Albums, Songs, Gigs 2011 – Part Three

Here’s the third (and final, you’ll be pleased to hear) round up of the year’s music. Or at least the year’s music that I could give a toss about. Parts One and Two here and here.

The Albums You Wish The Artist Would Re-Record As A Solo Acoustic Album

Ron Sexsmith – Long Player Late Bloomer

When I saw Ron Sexsmith perform “Get In Line” on Later…. I was smitten. Not with his looks, of course (he’s hardly Feist, is he?), but with such beautiful tunesmithery sung in such wonderfully world-weary tones. Unfortunately the record from which it stems has been MOR’d to within an inch of its life. If Ron wouldn’t mind re-recording it with just him and an acoustic, I’d be a happy man. Or a slightly less unhappy one.

MP3: Get in Line by Ron Sexsmith

Iron And Wine – Kiss Each Other Clean

2007’s The Shepherd’s Dog was a pretty good record, and an extremely good one in demo acoustic form. I’d love to see what he could do with Kiss Each Other Clean without all the bumpf, because, as it stands, it’s a bit of an overblown mess.

The Nirvana Unplugged Award for an Acoustic Album/EP From A Band You Wouldn’t Expect It From

The Twilight Sad – Acoustic EP

A study in demonstrating that you aren’t just angry noise-merchants. Both “I Became A Prostitute” and “Interrupted” are probably better than their original, noisy incarnations.

MP3: That Birthday Present (Acoustic) by The Twilight Sad

New (non-album) Songs Of The Year

Battles – Ice Cream

Along with its fantastically mucky/arty video, a real odd-pop treat. Makes you think of horribly trendy young people in Barcelona. Damn them.

MP3: Ice Cream by Battles

Errr….that’s it. Sorry. It’s been all about the albums and the old songs this year. Which brings me onto:

Old Songs Of The Year

Bizarrely, this year three of my favourite non-album songs have been ones that have sat on iPod/iPhone/iWhatever for many, many years, yet for some reason haven’t registered with my brain until this year.

The Clientele – We Could Walk Together

I’ve listened to this song more than any other this year. One on hand, I can easily tell you why; the song is beguiling, with three verses, an instrumental chorus (if such a thing exists), and some wonderfully opaque lyrics (“Like a silver ring thrown into the flood of my heart”, a line apparently stolen from an Italian poet). On the other, I can’t explain why it’s caught hold of my heart after ten or so years of being sat in my collection, being occasionally played. Sometimes you just have to be ready for a song, I suppose.

MP3: We Could Walk Together by The Clientele

Low – Laser Beam

See later in this article, but in short, hearing a song live can sometimes take it from its source album and shine a whole new light on it.

Yo La Tengo – Let’s Save Tony Orlando’s House

Unlike “Laser Beam”, I didn’t get to hear this live, which was a shame. I did shout out for it though. As I’ve mentioned before, the manifest charms of Yo La Tengo somehow passed me by for many years, and despite owning “And Nothing Turned Itself Inside Out” since its release, I’d never picked up on how great this song was. Until now. Oh, and it’s the best ever song inspired by a Troy McClure line.

Best Gigs

Bill Callahanfor staring at us during “Baby’s Breath”. My wife was heavily pregnant at the time. We were hugely disconcerted.

M Ward – for making everyone just stare and go “How, but how, are you doing that?”

Low – one the finest live moments of a long gigging career was hearing the wonderful “Laser Beam” as the final encore. Thousands of people left utterly silent and speechless by this pure, simple song. The cheering at the end was almost as spine-tingling as the song itself. Watch this video of a live performance and notice firstly how the audience go from irritatingly noisy to raptly silent within about five seconds, and secondly, just how astonishing Mimi Parker’s voice is.

The rest of the gig was superb; even from our vantage point up in the rafters I loved every moment. Next time, I’m at the front, suckers.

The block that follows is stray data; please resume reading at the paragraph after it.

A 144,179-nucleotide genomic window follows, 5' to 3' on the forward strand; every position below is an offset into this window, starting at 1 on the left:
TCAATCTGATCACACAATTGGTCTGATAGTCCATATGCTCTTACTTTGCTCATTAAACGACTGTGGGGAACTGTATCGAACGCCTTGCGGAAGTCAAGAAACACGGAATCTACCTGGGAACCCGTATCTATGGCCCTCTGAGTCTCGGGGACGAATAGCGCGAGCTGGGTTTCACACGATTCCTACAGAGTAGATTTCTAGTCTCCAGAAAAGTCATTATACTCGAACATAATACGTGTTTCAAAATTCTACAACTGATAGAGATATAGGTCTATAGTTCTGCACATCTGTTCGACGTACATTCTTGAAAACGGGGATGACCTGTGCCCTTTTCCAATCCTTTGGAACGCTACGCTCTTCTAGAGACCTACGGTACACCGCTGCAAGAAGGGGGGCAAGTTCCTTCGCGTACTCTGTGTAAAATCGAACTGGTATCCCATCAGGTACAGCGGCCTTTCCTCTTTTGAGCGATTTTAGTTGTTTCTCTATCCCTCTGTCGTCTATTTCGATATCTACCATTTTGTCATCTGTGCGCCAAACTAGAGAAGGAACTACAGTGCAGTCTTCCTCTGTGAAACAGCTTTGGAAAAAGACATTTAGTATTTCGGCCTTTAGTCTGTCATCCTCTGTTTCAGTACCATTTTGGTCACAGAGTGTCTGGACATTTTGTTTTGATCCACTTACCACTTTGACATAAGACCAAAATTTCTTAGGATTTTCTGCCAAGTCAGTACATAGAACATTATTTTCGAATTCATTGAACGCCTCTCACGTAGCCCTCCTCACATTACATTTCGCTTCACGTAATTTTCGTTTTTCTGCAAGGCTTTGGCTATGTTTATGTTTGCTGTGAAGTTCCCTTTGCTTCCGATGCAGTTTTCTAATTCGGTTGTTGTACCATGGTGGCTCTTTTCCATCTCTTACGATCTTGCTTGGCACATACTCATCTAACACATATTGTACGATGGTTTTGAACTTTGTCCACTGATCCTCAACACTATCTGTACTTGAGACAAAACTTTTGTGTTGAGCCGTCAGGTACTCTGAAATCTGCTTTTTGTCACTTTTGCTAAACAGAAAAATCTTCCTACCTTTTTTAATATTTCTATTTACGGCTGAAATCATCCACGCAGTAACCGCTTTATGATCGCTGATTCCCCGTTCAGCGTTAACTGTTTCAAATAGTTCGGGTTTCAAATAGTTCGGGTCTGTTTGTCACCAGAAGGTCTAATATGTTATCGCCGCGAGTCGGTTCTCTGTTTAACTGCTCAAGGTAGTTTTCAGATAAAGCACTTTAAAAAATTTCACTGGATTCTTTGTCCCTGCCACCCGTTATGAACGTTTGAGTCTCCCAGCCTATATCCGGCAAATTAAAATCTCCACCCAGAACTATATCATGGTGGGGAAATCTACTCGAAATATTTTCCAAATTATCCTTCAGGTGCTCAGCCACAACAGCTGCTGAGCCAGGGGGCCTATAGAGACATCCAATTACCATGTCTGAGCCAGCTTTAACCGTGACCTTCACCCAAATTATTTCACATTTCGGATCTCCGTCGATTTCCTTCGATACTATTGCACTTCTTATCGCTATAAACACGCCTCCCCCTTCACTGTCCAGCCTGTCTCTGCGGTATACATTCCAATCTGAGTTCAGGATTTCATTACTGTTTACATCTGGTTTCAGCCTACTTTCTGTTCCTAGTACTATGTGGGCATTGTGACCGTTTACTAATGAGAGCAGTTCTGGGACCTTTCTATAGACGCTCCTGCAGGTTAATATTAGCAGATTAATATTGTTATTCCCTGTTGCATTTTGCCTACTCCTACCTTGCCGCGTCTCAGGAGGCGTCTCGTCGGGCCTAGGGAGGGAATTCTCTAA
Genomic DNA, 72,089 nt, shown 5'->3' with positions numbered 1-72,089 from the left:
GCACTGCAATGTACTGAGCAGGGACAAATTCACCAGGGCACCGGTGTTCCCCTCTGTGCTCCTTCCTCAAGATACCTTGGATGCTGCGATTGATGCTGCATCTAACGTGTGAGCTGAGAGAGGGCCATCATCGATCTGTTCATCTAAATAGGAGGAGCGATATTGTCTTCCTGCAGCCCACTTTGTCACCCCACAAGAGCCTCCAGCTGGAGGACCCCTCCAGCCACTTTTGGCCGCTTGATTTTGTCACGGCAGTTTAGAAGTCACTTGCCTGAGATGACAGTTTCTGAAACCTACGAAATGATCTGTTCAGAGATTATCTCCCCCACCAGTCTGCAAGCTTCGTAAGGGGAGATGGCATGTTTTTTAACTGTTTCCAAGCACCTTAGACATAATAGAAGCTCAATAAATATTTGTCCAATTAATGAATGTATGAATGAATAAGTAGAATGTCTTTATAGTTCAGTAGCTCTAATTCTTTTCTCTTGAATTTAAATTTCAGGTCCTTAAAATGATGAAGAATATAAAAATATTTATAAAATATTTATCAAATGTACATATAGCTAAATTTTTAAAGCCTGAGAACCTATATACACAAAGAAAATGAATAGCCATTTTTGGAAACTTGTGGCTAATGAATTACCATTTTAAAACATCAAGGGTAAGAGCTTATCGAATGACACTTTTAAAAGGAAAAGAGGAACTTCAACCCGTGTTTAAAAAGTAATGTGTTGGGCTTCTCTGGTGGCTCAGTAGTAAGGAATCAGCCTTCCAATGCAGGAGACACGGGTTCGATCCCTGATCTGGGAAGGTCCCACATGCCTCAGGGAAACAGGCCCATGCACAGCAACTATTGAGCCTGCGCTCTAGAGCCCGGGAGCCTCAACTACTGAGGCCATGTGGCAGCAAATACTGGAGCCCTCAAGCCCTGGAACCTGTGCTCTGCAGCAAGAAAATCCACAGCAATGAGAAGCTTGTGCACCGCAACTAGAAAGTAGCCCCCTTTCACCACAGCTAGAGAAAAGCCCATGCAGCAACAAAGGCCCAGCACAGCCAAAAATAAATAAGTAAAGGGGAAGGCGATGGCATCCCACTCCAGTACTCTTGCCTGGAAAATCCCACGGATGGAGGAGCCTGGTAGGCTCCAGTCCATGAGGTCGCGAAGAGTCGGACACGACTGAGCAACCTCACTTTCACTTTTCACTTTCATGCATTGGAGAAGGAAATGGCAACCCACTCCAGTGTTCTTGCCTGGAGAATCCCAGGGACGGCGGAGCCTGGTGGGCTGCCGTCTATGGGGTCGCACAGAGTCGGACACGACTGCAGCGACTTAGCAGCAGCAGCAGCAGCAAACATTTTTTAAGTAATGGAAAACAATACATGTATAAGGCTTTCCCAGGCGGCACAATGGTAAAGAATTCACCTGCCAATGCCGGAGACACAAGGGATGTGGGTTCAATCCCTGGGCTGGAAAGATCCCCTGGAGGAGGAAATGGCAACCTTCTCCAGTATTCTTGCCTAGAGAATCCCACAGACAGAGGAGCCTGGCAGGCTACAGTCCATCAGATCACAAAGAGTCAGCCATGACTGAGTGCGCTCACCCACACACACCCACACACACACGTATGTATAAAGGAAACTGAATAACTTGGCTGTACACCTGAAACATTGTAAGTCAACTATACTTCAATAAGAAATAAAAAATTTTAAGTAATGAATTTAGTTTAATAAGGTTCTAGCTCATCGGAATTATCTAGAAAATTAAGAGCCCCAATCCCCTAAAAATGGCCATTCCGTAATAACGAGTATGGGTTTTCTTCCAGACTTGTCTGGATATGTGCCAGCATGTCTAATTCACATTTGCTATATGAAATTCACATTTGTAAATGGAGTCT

That’s it for 2011. A year with some highlights, sure, but also some horrendous lows that I hope to not experience for a very, very long time. Thanks for reading, thanks for commenting, and hope to see you in 2012.

Albums 2011 – Part Two

Here’s Part Two of my list of my favourite things from 2011. And by things, I mean albums, songs, and gigs, as opposed to huge steaming piles of crystal meth.

(Disclaimer: I do not have anything to do with huge steaming piles of crystal meth. It’s all meow meow round here, you know)

Part One is over here.

The Others

Elbow – Build A Rocket, Boys!

The Seldom Seen Kid was always going to be a hard act to follow. Instead of trying to copy it, or repeat it, they retreated into themselves and made a lovely, personal record, that I originally though wasn’t quite as compelling. Until I listened to it again a few more times before writing this, and realising that, you know what, it’s excellent.

Feist – Metals

Not content with earworming us into submission with the likes of “1,2,3,4”, Feist took some time away and wrote this gorgeous paean to loneliness. A far more complete album than anything she’s made so far; musically fascinating, lyrically enthralling, she’s a talent far above her peers. Her next record is eagerly awaited, and I hope her head is in a better place for it.

Wye Oak – Civilian

A band sadly ignored by most, this duo continue to write some damned fine songs, and Civilian is their strongest record by far. The title track positively roars in its melancholy fervour, and the rest of the record ain’t bad either. Miss them at your peril.

MP3: Civilian by Wye Oak

Antlers – Burst Apart

A record that drove into view in the slipstream of the (far inferior) Wild Beasts, Antlers do that whole windswept, broken-hearted earnest indie-rock that comes close to The National in terms of latching itself into the sadder parts of your heart with silver fishhooks, and refuses to leave. Perfect for your inner teenager.

The Scottish Duo Duo

Bill Wells and Aiden Moffat – Everything’s Getting Older

An album seeped in both the usual grimness of Aiden Moffett’s subject matter of death and f***ing, mixed with Bill Well’s beautifully understated music. “The Copper Top” is the album’s majestic highlight; anyone who has ever been to the funeral of a loved one will nod wryly and blink back the tears, but this isn’t the only highlight. “Glasgow Jubilee”’s circular, poetic tale of a series of sex-obsessed Glaswegians will simultaneously make you smile as well as disgust you. “Dinner Time” is utterly creepy up until the song’s final payoff line. Perfect for your inner miserable sex-obsessed loner.

MP3: The Copper Top (Radio Edit) by Aidan Moffat and Bill Wells

King Creosote and Jon Hopkins – Diamond Mine

Lyrically poles apart from Wells/Moffat but sonically a cousin, this is a much gentler listen. Apparently recorded in a Scottish tea-room, this pastoral gem takes a little while to settle in, but once it does, becomes the perfect go-to music for those nights when anything more dramatic might just send you teetering over the edge.